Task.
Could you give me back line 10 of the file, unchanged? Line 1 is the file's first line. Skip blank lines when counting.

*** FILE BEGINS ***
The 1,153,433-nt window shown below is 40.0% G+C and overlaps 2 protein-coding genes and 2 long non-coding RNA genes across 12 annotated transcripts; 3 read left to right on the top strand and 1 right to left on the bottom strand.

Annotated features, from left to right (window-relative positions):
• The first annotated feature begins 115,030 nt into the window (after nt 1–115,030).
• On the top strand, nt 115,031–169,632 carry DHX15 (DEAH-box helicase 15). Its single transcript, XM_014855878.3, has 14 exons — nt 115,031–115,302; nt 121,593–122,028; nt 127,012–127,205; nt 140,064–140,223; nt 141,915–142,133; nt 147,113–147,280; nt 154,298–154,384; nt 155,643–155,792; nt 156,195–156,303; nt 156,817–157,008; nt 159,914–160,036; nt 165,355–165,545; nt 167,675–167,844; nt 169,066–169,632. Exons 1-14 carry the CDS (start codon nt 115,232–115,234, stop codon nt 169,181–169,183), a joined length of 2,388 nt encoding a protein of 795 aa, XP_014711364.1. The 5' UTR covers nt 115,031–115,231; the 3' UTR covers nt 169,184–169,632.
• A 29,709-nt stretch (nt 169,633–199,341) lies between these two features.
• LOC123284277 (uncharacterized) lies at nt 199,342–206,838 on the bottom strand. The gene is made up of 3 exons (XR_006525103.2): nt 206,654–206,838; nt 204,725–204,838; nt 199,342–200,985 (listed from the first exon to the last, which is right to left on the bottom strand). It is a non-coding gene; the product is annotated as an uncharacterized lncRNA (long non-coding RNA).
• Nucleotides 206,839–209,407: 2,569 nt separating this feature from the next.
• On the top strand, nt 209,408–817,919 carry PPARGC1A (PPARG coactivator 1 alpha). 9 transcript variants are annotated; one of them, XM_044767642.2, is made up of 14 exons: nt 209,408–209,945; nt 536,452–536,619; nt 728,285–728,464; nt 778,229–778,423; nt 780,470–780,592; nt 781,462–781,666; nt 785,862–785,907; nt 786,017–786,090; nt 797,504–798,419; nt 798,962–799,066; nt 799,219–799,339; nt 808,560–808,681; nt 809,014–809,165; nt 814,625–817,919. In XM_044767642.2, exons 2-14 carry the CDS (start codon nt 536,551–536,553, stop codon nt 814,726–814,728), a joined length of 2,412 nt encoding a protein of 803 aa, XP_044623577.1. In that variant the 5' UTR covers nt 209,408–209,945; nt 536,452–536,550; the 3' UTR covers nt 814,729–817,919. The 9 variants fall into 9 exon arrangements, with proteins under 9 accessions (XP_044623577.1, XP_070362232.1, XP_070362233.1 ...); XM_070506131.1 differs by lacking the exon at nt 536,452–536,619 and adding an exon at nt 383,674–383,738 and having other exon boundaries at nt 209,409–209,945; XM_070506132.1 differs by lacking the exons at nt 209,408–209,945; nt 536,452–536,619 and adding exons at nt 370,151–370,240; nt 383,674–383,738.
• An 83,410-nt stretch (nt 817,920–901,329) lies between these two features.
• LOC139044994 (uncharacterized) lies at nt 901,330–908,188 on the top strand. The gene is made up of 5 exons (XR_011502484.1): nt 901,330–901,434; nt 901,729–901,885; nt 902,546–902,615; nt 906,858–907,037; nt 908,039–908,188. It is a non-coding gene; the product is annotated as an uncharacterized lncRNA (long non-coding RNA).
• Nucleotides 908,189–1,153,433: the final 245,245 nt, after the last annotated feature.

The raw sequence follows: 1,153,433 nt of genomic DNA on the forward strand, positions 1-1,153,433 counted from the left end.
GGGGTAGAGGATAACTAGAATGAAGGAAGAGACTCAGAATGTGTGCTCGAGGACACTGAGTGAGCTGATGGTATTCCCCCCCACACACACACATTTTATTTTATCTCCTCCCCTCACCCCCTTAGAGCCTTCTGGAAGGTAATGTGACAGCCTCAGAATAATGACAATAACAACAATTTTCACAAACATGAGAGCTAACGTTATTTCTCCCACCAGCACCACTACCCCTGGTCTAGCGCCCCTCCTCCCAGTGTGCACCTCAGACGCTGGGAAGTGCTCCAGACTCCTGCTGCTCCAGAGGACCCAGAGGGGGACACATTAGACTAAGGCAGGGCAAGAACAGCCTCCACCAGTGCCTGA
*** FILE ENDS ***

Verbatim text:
• LOC139044994 (uncharacterized) lies at nt 901,330–908,188 on the top strand. The gene is made up of 5 exons (XR_011502484.1): nt 901,330–901,434; nt 901,729–901,885; nt 902,546–902,615; nt 906,858–907,037; nt 908,039–908,188. It is a non-coding gene; the product is annotated as an uncharacterized lncRNA (long non-coding RNA).